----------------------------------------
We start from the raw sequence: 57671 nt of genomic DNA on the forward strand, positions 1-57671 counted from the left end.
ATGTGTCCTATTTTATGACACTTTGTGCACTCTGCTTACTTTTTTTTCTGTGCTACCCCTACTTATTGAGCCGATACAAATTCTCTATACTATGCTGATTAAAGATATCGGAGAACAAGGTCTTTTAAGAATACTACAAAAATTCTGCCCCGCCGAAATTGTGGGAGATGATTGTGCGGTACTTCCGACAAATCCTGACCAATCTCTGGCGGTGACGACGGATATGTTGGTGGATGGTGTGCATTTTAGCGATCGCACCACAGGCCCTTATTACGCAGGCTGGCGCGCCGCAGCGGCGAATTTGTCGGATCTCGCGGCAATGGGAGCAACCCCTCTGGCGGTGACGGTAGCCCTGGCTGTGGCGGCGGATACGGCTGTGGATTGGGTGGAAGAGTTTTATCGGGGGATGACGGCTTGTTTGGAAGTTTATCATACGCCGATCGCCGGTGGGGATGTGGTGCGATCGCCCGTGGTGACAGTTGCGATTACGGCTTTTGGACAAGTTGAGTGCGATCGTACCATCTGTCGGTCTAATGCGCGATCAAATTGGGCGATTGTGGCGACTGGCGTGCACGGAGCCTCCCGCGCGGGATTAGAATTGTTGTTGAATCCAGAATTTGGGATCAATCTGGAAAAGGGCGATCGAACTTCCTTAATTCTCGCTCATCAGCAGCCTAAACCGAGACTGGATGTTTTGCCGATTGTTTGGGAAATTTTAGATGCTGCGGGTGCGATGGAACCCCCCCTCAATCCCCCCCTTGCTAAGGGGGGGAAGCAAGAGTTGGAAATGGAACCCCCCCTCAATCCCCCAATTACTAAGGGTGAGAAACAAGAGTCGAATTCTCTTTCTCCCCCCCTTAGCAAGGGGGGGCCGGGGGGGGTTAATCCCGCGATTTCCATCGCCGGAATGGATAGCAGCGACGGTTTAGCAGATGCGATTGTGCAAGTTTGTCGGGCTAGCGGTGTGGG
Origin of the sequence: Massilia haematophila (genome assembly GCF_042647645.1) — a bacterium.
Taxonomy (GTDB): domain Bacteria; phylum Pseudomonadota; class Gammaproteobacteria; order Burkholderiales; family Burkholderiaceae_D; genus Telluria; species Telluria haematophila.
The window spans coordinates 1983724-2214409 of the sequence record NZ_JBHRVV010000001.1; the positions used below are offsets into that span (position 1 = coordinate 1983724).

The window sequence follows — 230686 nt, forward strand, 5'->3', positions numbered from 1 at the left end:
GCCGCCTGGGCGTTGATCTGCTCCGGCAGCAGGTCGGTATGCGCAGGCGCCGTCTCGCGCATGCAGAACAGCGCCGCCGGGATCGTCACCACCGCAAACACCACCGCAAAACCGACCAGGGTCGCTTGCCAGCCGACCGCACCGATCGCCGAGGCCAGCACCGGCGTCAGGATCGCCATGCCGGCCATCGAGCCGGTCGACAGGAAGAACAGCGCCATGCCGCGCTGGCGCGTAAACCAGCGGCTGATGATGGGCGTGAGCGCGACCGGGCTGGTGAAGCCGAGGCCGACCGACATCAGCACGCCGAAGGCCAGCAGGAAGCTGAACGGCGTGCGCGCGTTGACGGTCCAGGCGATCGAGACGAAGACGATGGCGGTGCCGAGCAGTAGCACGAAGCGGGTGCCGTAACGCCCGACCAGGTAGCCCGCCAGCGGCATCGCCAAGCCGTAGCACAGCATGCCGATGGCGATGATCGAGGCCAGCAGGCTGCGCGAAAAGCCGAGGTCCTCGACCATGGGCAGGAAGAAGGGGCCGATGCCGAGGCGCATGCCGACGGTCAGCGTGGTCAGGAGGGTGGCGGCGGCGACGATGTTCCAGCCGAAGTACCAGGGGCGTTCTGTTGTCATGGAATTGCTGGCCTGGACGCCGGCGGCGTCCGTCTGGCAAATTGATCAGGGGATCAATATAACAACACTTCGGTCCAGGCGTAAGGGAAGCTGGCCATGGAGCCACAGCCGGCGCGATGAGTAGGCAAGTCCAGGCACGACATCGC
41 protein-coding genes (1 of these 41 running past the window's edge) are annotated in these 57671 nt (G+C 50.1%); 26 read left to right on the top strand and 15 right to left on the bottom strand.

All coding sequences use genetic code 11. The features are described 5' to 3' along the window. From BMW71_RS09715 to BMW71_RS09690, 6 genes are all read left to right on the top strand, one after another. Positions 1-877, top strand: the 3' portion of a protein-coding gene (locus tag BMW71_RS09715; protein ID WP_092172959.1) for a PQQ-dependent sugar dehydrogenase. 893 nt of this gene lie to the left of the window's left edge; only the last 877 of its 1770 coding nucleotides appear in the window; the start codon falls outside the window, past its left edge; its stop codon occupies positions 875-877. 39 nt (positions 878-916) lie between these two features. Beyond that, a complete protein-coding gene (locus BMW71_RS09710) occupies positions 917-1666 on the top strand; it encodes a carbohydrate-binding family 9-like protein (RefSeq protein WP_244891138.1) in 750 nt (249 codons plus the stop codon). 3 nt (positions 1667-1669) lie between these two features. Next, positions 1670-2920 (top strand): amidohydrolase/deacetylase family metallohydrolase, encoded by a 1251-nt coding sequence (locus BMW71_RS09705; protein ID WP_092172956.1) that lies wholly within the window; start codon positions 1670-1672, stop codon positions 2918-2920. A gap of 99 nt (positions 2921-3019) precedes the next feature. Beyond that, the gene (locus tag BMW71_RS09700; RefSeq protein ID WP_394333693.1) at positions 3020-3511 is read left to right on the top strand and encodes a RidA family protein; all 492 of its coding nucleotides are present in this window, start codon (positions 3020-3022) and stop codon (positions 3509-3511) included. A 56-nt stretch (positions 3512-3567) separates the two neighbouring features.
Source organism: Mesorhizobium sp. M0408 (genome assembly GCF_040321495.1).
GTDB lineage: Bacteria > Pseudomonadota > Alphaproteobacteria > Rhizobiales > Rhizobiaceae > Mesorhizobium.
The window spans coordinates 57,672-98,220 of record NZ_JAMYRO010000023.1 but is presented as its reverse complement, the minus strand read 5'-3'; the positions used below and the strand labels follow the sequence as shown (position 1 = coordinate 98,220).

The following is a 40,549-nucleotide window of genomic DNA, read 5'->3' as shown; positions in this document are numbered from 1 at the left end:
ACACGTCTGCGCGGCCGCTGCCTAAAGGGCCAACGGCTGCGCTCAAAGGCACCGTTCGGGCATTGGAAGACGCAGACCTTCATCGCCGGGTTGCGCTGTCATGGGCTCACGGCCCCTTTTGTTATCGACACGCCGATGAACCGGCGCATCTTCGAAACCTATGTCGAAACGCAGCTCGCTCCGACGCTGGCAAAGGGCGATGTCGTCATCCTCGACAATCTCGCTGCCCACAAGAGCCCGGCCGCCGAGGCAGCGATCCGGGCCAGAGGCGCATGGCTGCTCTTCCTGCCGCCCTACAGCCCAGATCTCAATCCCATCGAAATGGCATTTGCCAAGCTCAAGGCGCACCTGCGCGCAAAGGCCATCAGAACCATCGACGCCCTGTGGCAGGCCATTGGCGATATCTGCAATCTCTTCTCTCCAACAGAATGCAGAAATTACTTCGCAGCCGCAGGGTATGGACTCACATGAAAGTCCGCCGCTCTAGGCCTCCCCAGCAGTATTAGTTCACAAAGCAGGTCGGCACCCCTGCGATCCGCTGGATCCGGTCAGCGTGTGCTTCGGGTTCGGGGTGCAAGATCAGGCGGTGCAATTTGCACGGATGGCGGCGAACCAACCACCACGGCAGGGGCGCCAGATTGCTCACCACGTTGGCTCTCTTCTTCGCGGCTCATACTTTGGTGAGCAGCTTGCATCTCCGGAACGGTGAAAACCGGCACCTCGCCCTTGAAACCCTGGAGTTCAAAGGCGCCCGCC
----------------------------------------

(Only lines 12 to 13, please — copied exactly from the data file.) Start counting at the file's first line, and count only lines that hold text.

The window spans coordinates 57,672-98,220 of record NZ_JAMYRO010000023.1 but is presented as its reverse complement, the minus strand read 5'-3'; the positions used below and the strand labels follow the sequence as shown (position 1 = coordinate 98,220).

The following is a 40,549-nucleotide window of genomic DNA, read 5'->3' as shown; positions in this document are numbered from 1 at the left end: